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April 30, 2011

American History: Blood & Backrooms @ LAT FOB

Jim Newton: editor at large, LAT and wrote book Justice for All: Earl Warren and the History He Made. He won three elections to be California governor. He is the only governor who won the nomination for both parties and I daresay that will be a record that stands. I was drawn to the sense of paradox about him. In 1942, he was an enthusiastic and unapologetic proponent of Japanese internment and 12 years later was the author of the Brown v. Board of Education decision. The first case he won a conviction in was a leftist who was prosecuted under a syndicalist law and one of his last cases was a Supreme Court case that invalidated the syndicalist laws. The Eisenhower book that I just finished came about out of my Warren book. Unlike Warren, whom I felt like I knew from the beginning of my research, Eisenhower I was left sure about. Eisenhower appointed Warren to the court, and very quickly tensions grew. I came to Eisenhower thinking I would be a critic of him. I learned things - I had only seen him through the lens of civil rights and domestic affairs and the work I had done shown almost no light on his foreign affairs. I end the book with the understanding that he was a truly tremendous American president. He was the first American president to have an atomic bomb and didn't use it. ... I venture to say there are very few political figures of his time who could have held off the pressure to use the atomic bomb.

Moderator: You used the term "Warrenism," and I'm wondering if you could discuss his progression from progressive Republican to the right...

Jim Newton: Ike misunderstood Warren's politics. They were both internationalist Republicans. I think he saw him as a like-minded figure. He didn't see that Warren grew up in the California progressive tradition. When Eisenhower appointed him, he misapprehended his politics at the outset. Scott Powe is probably the best scholar of the Warren court. He pointed out that Warren became better at every job he did, and I think that's true.

Six boxes of documents on the writing the farewell address where Ike famously named the military industrial boxes recently came to light. His speechwriter took them with him and they were stored in a house boat in Minnesota. What this shows conclusively is that Eisenhower was intimately involved in writing the speech from the get go. Almost everything about the speech changes from the first draft except the passages on the military industrial complex.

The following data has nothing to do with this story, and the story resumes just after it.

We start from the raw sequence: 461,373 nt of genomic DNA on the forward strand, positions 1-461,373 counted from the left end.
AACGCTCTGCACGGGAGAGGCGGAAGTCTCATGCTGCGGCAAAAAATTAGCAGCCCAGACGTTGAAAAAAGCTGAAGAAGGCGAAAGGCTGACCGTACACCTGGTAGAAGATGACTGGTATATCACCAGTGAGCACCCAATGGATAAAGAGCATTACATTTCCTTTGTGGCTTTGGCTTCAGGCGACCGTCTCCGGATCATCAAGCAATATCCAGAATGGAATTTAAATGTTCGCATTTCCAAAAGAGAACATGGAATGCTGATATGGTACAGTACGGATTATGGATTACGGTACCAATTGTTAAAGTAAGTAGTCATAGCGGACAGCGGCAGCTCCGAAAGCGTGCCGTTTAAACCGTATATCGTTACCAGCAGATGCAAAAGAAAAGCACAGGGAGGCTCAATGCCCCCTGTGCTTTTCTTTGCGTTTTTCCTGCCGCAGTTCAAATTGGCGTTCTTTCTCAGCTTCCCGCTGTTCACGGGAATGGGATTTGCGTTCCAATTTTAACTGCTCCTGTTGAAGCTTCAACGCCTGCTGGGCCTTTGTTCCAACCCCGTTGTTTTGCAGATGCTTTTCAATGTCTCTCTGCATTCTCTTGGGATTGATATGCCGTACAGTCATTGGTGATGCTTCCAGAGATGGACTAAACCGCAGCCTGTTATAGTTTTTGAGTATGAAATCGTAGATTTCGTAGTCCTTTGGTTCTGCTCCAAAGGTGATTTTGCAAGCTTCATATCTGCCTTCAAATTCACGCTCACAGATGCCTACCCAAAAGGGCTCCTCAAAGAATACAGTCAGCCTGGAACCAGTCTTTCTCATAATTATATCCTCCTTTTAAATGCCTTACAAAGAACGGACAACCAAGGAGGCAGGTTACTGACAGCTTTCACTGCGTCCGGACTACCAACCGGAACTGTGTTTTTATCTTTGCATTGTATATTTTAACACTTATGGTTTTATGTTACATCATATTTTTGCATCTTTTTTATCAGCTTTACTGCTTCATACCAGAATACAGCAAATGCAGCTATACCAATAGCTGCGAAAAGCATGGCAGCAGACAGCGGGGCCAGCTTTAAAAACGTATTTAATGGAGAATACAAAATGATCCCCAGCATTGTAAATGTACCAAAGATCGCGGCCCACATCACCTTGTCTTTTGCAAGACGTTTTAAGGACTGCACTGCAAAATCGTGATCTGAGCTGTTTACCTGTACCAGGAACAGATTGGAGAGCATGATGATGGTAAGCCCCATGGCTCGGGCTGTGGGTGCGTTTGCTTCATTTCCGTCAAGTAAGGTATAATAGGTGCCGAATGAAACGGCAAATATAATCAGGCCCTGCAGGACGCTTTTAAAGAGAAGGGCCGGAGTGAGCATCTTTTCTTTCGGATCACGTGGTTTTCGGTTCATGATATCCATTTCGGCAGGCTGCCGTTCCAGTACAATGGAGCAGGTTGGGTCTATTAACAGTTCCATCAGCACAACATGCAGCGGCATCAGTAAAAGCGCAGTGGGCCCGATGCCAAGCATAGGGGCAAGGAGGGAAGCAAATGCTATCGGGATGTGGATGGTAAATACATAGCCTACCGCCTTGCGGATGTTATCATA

Moderator introduces Thomas Powers, writer of The Killing of Crazy Horse. What brought you to this story after your long history of studying the CIA?

Thomas Powers: One of the reasons I was attracted to Crazy Horse was that it didn't have any nuclear weapons in it. I stumbled across it while at the Custard battlefield at Little Big Horn field in 1994. If any of you have been there and stood on Custard Hill, you look out to the South and see a string of crosses heading out in your direction. The drama of it is very vivid and you can feel the impetuous flight of these soldiers who fell. You see roughly what Custard would have seen or what the Indians who were attacking him would have seen. The only difference is a train in the middle distance that leaves once a day with coal. ... The tribe that came with Custard inherited the battlefield, in effect. Writing a book about Crazy Horse required a lot of literary decisions that I had never had to deal with before in my life, the biggest was what kind of book was I trying to write? Telling a story, or describing, explaining and judging of large and complicating things. But the thing that drew me to history originally was the compelling nature of stories that wouldn't let you go. I decided that's what I wanted to do. It was an incredible cast of characters...the killing of Crazy Horse which took place in 1877 was in some ways a minor event, but had a devastating effect on Souix Indians. They resent it and there are still factions that were happy with it and whose ancestors did what they could to make sure Crazy Horse didn't survive that day. ...I had to make a decision that went deeply against my own nature: I love to explain complicated things; I love to judge things...I had to develop the discipline to just not do that, to just allow the narrative to tell the story. For those of you who are interested in writing history or writing narrative about the real world, I encourage you to read the ancient authors...particularly Thucydides on the Peloponnesian Wars and Josephus on the Jewish Wars and Plutarch on the ancient life of Caesar. The Jewish War involved among other things the siege of the city of Mosada.